Late last year, I ordered six roses from a local Armstrong Nursery
store. I went into the store to order them, and I returned to the store
to pick them up when they arrived. Today, I started planting them.
I really wanted to buy my roses bare-root, but no local nurseries carry
them that way. Instead, Armstrong's roses were potted in cardboard
pots, which are intended to be planted intact and then rot away. For
each rose, I carefully peeled away the cardboard (quite easy since it
was very wet) over a large bucket. The potting mix fell into the
bucket. I blended the potting mix with the native soil in the planting
hole along with some peat moss.
I effectively got my bare-root plants, but had to pay extra for them
being sold as potted. After preparing each planting hole, I turned my
attention to the plant. Almost every one had at least one broken root,
which I had to cut. (This is one good reason to buy roses bare-root, to
find the broken roots.) Also, the canes were generally not pruned
correctly. Several ended with 1 or 2 inches of bare cane without any
buds. Other canes ended with buds pointing towards the center of the
plant instead of outward. Several plants had dead snags, 1-2 inches long.
Why do I prefer bare-root roses? I can check for broken roots, which
might promote rot if not removed with a clean cut. Also, planting
prepotted roses in my heavy clay soil would result problems with roots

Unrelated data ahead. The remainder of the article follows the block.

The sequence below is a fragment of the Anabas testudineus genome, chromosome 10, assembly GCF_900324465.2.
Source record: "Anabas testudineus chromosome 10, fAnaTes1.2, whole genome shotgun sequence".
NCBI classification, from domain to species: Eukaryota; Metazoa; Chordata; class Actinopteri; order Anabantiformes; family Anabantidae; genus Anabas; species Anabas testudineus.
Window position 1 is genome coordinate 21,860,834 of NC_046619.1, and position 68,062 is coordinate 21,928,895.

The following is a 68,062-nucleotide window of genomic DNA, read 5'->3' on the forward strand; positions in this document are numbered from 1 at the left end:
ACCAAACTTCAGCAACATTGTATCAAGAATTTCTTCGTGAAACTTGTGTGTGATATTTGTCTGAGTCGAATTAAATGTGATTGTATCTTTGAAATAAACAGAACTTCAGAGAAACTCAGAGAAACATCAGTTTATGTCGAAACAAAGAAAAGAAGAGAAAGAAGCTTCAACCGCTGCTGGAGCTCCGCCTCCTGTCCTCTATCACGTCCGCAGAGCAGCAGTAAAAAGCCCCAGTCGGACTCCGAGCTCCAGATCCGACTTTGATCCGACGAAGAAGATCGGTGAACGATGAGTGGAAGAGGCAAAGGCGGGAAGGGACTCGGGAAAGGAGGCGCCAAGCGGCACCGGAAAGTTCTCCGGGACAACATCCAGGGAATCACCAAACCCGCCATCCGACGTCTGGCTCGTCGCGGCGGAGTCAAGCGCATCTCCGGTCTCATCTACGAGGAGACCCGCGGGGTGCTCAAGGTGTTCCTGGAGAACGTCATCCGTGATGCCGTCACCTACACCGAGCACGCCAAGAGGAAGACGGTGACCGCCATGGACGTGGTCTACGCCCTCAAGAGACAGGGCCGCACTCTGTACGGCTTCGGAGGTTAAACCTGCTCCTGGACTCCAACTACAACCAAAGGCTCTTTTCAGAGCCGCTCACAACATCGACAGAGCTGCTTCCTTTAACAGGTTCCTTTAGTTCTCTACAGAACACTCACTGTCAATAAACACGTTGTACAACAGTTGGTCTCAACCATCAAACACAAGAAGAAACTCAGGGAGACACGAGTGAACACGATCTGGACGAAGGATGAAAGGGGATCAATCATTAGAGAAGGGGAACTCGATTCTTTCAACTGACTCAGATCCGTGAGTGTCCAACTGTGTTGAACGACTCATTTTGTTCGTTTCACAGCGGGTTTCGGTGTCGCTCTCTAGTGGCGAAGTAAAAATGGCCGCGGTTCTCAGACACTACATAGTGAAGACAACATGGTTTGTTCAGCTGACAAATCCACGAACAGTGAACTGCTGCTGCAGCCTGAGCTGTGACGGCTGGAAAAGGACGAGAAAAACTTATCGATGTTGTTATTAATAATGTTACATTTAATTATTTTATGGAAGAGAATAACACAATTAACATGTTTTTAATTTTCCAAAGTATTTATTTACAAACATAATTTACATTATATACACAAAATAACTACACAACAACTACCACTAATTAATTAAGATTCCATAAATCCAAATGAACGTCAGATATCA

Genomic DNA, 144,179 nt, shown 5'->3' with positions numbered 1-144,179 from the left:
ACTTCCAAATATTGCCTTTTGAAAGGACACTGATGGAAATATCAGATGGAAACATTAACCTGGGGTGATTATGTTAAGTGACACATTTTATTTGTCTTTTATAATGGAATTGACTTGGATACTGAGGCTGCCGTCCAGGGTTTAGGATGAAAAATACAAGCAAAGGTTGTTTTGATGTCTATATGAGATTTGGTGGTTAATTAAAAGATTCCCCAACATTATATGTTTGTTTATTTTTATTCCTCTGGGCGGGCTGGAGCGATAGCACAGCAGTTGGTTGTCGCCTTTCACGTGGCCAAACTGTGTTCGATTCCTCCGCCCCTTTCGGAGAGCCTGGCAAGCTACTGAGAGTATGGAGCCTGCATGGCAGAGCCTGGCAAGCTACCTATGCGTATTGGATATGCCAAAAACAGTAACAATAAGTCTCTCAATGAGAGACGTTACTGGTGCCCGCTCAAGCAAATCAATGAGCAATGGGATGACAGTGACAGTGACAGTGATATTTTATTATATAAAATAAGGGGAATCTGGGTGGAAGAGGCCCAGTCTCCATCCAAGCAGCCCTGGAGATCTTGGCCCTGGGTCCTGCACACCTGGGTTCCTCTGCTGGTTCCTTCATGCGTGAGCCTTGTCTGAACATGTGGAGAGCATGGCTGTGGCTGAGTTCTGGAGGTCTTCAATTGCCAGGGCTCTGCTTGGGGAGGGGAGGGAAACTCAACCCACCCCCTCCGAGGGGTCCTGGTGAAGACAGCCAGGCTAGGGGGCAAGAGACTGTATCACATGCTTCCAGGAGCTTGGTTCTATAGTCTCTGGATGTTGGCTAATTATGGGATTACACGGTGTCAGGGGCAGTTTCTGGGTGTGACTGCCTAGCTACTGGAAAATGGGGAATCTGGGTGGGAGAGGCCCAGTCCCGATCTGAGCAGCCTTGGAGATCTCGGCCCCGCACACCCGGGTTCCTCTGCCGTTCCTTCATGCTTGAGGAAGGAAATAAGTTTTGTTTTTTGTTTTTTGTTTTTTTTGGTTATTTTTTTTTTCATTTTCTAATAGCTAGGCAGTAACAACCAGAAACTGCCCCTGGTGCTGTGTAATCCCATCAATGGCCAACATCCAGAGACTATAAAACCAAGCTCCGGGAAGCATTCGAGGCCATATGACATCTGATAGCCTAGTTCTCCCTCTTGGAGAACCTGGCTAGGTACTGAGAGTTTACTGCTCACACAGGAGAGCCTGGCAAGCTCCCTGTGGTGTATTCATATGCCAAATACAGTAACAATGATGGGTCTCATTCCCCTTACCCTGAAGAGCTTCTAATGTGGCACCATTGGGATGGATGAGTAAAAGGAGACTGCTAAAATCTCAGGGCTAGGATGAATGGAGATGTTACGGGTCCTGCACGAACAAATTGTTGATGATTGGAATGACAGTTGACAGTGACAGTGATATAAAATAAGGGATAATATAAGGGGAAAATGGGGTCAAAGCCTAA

not growing beyond the potting mix. Further, if we get more rain, the
cardboard pots would hold too much water before they completely rot
away, causing the plant to drown.
Finally, bare-root roses are less likely to sprout while waiting to be
planted. One of the roses from Armstrong was already leafing out when I
picked it up. ("That's your order. Sure, it's in leaf. It's been
potted.") Because of rain, I had to delay planting until the soil dried
enough to be worked. When I went to plant it, it was in full leaf. I
still found it had to be pruned some more, but I then had trouble seeing
all the pruning defects through the foliage. This was one of those that
had bare canes extending above the last buds, but that defect was hidden
by leafy shoots originating lower on the canes.
By the way, one variety that I wanted was not available from Armstrong.
I mail-ordered it from Regan Nursery in northern California. It was
shipped in a plastic bag inside a box. There were no packing materials
(e.g., shredded wood). All roots were sound, and all canes were
properly pruned. I generally hate to mail-order anything; I prefer to
look at what I'm getting before I pay for it. But, in this case, I was
very pleased with the rose I received.
David E. Ross
Climate: California Mediterranean
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